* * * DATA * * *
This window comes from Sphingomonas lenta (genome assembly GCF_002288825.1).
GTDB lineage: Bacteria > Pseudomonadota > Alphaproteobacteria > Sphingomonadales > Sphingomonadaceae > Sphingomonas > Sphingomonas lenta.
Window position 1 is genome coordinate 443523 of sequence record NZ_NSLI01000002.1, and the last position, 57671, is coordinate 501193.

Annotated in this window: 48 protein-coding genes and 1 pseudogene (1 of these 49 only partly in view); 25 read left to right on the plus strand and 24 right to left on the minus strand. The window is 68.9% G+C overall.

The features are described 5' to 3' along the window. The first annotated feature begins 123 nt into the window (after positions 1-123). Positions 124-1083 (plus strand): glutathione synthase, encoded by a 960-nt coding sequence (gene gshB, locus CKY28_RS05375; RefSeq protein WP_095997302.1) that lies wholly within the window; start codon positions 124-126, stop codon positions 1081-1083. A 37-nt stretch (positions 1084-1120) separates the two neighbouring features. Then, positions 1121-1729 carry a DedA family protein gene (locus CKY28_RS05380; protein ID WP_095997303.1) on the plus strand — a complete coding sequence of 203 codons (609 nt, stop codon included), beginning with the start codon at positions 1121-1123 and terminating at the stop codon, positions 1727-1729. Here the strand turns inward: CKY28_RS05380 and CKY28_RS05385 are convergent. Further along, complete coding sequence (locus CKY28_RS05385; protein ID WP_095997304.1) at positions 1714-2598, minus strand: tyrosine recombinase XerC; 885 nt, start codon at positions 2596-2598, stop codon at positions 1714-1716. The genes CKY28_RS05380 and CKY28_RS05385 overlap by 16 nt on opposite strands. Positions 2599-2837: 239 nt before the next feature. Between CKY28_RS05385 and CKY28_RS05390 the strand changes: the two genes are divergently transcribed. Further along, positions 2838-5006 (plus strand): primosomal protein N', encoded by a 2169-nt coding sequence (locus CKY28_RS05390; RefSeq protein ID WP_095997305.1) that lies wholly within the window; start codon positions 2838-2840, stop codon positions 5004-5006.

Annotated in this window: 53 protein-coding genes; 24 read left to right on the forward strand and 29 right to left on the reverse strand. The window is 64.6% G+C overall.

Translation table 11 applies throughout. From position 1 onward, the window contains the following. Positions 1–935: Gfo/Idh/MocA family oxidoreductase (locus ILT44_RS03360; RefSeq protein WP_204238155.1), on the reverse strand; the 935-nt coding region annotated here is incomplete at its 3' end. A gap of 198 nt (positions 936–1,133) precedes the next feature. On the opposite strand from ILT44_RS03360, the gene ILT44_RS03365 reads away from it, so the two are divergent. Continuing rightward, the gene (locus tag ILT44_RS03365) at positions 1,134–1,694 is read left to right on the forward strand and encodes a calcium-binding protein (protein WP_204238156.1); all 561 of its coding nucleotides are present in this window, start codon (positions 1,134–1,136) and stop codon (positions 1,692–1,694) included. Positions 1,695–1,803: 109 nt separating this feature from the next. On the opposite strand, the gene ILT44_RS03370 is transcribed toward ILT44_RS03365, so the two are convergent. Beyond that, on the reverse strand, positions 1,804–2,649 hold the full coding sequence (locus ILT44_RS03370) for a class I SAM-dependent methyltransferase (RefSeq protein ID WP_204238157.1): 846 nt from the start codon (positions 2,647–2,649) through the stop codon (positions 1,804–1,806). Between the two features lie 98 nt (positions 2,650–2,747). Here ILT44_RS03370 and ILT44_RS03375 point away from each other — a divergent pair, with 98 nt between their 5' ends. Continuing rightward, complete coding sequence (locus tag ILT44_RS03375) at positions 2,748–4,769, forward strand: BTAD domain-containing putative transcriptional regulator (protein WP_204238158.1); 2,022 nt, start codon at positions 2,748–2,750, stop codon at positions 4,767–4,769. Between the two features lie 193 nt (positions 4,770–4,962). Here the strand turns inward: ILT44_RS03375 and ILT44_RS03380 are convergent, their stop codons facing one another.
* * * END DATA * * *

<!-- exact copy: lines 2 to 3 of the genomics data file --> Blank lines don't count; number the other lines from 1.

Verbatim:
GTDB lineage: Bacteria > Pseudomonadota > Alphaproteobacteria > Sphingomonadales > Sphingomonadaceae > Sphingomonas > Sphingomonas lenta.
Window position 1 is genome coordinate 443523 of sequence record NZ_NSLI01000002.1, and the last position, 57671, is coordinate 501193.